Marshall, Phillip D. “Breaking the Silence: The Development and Implementation by SIM International of a Strategy to Address the HIV/AIDS Pandemic in Africa.” DMin diss., Trinity International University/ Evangelical Divinity School, 2004.
Masaiti, Bridget N. “African Indigenous Churches and Polygamy in the Context of HIV and AIDS: The Case of the Mutima Church in Zambia.” M. Th., University of KwaZulu-Natal, 2007. ukzn-dspace.ukzn.ac.za/handle/10413/1721.
Odendaal, Guillaume H. “The Perception of Stakeholders in One Church in South Africa of the Church’s Educational Efforts to Address the HIV/AIDS Pandemic: Their Basic Knowledge and Theological Perspectives Related to the Disease with Attention to Cultural Assumptions.” PhD diss., Trinity Evangelical Divinity School, 2006.
AbstractDo discourses of "hope" have real and practical consequences when it come to crucial issues such as policy, prevention, stigma, risk perception or funding? The following exploratory and treansdisciplinary study seeks to pull together a wide variety of the theoretical and analytical stances in order to examine the social construction of hope in the context of HIV/AIDS in South Africa. the theoretical framework is built from a base of cultural theory, discourse analysis and theology, and binds these together into a transdisciplinary argument.
Patenge, Markus. The Theological Reception of Spread Factors and Preventive Measures of the HIV/AIDS Epidemic in Africa: A Literature Study. Vol. 9. Research Results. Bonn: German Bishops’ Conference Research Group on International Church Affairs, 2017.
Phiri, Andrew C. “An Inculturated Rite of Anointing of the Sick for the Cewa People of Zambia and Malawi: A Christ-like Response to the Needs of People with HIV/AIDS.” DMin diss., Catholic Theological Union, 2008.
Abstract"The book not only contributes to the academic debate about the pandemic but it provides a tool that needs to find a space in every household, as this would directly contribute to the government's as well as to the Religious Leaders' Awareness Campaign - that the HIV and AIDS pandemic exists and kills. Whilst the authors do not claim to have provided a medicinal cure for the disease, they do provide a source of encouragement to those broken bodies who are victims of the scourge. Well known scholars, some of them major names in South African theology, others drawn from the international scene, consider how the Bible, our ideas of Church, our practical theology, are all challenged and perhaps changed in the face of social realities, especially that of HIV and AIDS. Each of the contributors challenges us. Many of them break new ground. All of them raise questions which we need to face in obedience to God. What have been the effects of HIV and AIDS on some communities, and what have been the responses of others? Can those with better resources, both material and spiritual, offer help and healing and, in the process, become better communities themselves? How is the ambiguous response of the churches to be understood? In the absence of vaccine or cure, can healing nevertheless take place? Can suffering individuals, families and communities be helped to cope? These are questions no-one concerned with HIV and AIDS can afford to ignore"--Publisher's website.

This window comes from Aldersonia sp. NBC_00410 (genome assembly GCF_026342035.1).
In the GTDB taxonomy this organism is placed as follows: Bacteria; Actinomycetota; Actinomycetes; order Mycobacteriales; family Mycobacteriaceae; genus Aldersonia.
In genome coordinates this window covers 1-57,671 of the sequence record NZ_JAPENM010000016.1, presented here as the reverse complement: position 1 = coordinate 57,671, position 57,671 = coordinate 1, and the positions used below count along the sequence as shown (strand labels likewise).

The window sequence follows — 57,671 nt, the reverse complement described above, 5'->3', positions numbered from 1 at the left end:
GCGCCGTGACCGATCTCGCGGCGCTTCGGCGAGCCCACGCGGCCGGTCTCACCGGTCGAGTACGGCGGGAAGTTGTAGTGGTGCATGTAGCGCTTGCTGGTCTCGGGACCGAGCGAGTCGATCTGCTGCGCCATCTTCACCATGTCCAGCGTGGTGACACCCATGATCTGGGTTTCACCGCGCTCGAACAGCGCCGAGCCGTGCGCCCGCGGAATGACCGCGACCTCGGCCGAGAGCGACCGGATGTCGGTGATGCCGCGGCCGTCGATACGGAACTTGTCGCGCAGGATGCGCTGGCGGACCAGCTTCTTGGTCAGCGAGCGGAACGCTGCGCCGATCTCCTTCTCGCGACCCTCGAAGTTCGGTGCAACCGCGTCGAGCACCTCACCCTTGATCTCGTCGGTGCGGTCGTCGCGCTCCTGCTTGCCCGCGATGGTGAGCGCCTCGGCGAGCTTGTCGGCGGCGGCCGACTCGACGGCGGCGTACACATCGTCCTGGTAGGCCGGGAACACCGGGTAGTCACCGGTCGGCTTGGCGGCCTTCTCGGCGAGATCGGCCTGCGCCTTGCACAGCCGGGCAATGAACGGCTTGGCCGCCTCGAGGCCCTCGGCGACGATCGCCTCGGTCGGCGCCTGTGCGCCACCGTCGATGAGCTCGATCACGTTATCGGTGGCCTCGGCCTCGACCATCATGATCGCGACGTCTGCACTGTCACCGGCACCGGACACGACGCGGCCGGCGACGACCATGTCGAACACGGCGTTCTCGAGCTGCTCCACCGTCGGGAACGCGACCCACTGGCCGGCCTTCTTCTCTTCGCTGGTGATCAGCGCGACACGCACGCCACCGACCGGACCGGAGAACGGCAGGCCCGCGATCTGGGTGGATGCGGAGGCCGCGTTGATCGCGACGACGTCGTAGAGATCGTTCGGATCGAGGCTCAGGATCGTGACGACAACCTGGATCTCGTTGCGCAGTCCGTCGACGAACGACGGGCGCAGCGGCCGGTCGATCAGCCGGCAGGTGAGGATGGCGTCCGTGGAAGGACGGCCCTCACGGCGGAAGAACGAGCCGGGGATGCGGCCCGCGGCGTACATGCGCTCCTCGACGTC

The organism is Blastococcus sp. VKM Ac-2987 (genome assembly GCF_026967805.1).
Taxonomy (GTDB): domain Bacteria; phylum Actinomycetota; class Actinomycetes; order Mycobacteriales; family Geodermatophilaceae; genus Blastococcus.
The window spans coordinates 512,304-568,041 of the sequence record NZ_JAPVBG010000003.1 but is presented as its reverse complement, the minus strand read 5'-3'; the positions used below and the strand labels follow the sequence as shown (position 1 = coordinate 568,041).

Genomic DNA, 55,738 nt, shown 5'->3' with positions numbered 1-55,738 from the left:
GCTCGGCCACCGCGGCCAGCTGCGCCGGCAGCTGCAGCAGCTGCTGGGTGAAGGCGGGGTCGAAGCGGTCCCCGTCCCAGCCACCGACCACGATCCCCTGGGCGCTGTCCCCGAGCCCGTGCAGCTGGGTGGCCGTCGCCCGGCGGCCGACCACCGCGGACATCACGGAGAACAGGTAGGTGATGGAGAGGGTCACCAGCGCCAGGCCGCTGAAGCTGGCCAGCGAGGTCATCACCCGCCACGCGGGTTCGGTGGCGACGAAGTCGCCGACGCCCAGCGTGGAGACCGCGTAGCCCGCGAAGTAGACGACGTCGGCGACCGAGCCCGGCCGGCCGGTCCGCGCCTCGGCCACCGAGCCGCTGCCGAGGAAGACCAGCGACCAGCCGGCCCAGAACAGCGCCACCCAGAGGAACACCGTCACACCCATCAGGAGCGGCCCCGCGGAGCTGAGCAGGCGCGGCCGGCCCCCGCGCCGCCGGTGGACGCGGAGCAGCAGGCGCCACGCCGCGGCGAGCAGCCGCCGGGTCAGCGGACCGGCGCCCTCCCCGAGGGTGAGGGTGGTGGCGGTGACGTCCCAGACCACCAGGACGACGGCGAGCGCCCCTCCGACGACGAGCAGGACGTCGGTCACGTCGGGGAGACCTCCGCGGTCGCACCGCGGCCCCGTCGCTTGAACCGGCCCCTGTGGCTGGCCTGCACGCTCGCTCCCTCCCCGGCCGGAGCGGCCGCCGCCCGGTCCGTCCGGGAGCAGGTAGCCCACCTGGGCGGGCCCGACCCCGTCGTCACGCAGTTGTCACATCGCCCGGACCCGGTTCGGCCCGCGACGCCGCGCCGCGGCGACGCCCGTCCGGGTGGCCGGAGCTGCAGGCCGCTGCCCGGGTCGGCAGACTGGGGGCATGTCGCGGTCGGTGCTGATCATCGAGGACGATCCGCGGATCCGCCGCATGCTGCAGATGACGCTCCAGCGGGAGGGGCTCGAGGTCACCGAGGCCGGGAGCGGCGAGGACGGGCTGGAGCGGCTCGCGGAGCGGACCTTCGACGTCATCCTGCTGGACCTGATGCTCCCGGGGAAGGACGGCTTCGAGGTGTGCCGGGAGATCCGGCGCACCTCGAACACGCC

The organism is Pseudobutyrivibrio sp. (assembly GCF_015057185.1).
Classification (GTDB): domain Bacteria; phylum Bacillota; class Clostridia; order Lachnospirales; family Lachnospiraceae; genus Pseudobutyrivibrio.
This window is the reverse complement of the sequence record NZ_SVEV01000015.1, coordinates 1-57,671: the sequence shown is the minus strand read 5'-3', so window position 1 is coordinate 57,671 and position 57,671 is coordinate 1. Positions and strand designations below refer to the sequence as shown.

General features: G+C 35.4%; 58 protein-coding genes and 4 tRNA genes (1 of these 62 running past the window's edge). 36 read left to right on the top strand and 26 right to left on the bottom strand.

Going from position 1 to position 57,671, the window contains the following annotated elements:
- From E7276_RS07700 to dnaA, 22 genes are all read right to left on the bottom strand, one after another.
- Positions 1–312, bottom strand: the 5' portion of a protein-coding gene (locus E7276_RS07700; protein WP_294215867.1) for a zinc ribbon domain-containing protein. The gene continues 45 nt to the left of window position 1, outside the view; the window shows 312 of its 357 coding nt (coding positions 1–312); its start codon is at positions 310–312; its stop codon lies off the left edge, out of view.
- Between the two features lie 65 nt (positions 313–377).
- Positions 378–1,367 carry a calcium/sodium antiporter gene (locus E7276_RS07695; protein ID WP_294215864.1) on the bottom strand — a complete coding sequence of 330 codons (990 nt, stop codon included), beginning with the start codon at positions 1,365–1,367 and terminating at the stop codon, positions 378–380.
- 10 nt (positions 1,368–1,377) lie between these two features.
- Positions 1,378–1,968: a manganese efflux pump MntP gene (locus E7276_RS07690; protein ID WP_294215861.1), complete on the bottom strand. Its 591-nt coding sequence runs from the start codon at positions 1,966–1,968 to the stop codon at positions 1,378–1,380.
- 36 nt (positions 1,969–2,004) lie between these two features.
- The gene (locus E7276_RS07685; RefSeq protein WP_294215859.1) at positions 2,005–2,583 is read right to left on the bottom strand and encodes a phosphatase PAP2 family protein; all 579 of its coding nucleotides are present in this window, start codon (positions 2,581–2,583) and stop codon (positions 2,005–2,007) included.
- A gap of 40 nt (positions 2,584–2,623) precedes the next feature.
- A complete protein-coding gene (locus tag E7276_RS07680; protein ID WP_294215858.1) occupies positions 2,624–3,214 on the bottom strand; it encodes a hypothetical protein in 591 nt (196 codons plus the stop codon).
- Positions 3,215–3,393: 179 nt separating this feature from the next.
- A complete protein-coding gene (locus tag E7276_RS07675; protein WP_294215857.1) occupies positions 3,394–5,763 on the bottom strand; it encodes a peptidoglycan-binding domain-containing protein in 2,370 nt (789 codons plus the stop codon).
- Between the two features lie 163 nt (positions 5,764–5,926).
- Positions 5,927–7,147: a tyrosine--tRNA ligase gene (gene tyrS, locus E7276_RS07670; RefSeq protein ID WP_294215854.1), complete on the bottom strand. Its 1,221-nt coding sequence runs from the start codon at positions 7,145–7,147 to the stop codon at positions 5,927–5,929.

Roos, Pieter. “A Public Pastoral Care Home-Based Programme Supporting Orphans Infected and/or Affected by Hiv/Aids in the Sandf: A Practical Theological Engagement.” DPhil Thesis in Practical Theology, University of the Free State, 2014. edsndl.